Investors are going crazy for everything and anything associated with the Internet of Things, or machine-to-machine communication. After all, the field has the potential to add significant efficiency gains throughout the global economy in applications ranging from household appliances to agriculture to industrial manufacturing. While it is rarely discussed, the Internet of Things also has the potential to revolutionize biotechnology laboratories and research and development efforts -- perhaps creating substantially more value for biotech than in any other headline-grabbing applications.
Q: What does the Internet of Things mean for small business?
A: From smart thermostats to cars, the Internet of Things (IoT) is an ecosystem of devices that kicked off Web 3.0. We asked Andy Smith, general partner at Center Electric, a San Francisco-based venture capital firm focused exclusively on investments in IoT startups, to tell us how it will affect small businesses.
What exactly is the Internet of Things?
It’s two things: The first is “smart” connected things, such as a sensor for motion detection or light
The emerging model of the Internet of Things (IoT) is rapidly changing the way organisations think about IT security – but IoT's unique characteristics are also likely to send ripples through conventional security architectures by forcing a fundamental rethink about how corporate data is managed and protected. That rethink began years ago, when the idea of allowing employees to bring their own mobile devices into corporate networks put an end to the idea that corporate information security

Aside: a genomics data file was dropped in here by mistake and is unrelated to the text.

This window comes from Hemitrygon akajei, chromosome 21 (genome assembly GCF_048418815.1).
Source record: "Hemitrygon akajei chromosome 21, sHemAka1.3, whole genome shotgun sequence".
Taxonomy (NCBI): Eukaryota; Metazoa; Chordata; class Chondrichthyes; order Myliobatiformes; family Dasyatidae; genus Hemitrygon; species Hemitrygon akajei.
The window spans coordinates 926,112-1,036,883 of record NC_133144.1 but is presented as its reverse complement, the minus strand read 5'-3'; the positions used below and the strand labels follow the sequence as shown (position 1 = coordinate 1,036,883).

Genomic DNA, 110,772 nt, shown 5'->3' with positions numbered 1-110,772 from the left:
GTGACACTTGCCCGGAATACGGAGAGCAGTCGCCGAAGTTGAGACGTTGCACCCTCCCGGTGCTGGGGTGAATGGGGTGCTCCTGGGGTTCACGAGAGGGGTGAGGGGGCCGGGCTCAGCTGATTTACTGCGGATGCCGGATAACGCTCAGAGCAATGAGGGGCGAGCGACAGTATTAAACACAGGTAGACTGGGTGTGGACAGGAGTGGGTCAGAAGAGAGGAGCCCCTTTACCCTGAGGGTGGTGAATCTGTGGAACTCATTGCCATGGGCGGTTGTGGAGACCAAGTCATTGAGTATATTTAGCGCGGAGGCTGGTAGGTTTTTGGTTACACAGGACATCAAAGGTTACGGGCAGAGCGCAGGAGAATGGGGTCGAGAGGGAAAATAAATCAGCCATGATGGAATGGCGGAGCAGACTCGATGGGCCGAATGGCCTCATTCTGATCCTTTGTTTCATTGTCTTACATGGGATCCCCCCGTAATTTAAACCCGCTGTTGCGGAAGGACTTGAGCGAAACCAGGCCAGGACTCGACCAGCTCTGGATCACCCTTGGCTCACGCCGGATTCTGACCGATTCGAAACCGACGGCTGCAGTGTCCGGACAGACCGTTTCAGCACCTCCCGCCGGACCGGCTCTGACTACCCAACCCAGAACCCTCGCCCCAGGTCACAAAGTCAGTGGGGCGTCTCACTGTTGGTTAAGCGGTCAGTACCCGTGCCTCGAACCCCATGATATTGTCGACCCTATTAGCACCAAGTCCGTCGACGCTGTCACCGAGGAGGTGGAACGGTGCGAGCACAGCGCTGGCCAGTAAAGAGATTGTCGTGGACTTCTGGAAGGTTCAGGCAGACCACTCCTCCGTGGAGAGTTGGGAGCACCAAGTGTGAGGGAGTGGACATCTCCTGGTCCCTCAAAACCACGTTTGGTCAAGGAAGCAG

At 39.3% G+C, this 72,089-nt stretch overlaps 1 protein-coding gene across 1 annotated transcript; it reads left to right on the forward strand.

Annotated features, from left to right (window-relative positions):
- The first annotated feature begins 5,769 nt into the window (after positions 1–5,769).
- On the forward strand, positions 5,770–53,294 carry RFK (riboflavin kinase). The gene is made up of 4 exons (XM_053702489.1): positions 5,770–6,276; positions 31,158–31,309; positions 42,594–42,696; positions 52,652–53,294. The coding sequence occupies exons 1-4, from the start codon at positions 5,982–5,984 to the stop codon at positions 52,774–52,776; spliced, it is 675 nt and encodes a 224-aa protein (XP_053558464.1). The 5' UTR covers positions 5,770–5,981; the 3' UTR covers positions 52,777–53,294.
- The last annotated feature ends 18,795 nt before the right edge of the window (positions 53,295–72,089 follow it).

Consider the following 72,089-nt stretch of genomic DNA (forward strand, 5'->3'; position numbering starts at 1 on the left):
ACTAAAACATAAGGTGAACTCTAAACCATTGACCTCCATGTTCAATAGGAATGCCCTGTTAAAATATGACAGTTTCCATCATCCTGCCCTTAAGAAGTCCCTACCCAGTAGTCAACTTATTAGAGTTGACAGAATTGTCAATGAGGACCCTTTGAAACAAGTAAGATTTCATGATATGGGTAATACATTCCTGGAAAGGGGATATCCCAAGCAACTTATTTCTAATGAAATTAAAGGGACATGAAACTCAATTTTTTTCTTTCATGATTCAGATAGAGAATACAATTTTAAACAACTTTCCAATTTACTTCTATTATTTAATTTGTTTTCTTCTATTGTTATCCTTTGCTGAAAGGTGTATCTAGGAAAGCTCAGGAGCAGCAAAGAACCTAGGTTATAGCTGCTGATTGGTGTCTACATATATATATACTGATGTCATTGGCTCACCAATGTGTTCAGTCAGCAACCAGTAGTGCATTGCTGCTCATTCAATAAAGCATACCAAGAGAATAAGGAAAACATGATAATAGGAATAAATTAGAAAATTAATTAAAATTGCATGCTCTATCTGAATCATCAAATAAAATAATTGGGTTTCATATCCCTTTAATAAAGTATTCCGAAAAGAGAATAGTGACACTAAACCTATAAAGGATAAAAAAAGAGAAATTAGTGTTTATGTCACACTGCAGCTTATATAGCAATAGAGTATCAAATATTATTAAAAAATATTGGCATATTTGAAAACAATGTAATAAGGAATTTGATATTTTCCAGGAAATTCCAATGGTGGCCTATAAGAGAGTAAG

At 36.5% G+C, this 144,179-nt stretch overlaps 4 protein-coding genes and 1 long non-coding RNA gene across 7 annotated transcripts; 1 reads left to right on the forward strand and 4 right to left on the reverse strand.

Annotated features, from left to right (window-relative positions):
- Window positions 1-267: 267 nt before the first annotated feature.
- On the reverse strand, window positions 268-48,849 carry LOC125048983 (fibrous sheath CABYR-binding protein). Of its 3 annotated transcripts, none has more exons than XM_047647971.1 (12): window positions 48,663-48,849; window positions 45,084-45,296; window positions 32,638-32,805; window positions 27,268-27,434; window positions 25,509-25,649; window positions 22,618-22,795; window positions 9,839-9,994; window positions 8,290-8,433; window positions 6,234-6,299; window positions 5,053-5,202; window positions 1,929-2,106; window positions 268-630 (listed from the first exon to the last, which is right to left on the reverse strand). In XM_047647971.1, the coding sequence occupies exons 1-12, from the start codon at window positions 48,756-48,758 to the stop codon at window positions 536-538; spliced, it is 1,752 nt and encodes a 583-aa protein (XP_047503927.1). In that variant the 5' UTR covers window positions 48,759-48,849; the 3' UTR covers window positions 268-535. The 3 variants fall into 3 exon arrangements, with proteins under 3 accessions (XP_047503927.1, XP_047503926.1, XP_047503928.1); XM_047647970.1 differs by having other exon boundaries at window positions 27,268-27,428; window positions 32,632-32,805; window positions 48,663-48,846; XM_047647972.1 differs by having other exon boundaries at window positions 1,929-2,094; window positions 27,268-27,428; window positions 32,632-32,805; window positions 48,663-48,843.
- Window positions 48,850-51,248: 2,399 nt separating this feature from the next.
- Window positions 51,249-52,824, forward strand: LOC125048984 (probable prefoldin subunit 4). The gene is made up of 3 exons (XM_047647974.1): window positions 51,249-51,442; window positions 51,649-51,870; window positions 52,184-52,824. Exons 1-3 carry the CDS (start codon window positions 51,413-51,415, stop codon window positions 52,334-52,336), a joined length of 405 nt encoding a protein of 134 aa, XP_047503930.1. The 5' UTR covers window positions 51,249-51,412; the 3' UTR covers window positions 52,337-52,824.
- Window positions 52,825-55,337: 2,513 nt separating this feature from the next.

IoT can demonstrate meaningful business value today, but there are still significant challenges to meet.
The Internet of Things (IoT) is here. We've moved beyond speculation about what IoT might look like to the place where the rubber meets the road: that is, to where IoT demonstrates real business value.
This evolution raises questions for how to best manage and benefit from the technology as it continues to grow in ways that we may not realize.
We’re in the middle of one of the greatest transformations in history, much like the Industrial Revolution, except infinitely faster. The mobile internet wave, with over a billion people connected through their smartphones has made a lot of people a lot of money. Almost all of us own a smartphone and think how necessary it is to your life. But then think there was no such thing until Apple invented it seven years ago. Now a lot of smart investors are looking past the smartphone asking what’s next. And the answer for a great percentage of them is the “Internet of Things,” or IoT for short.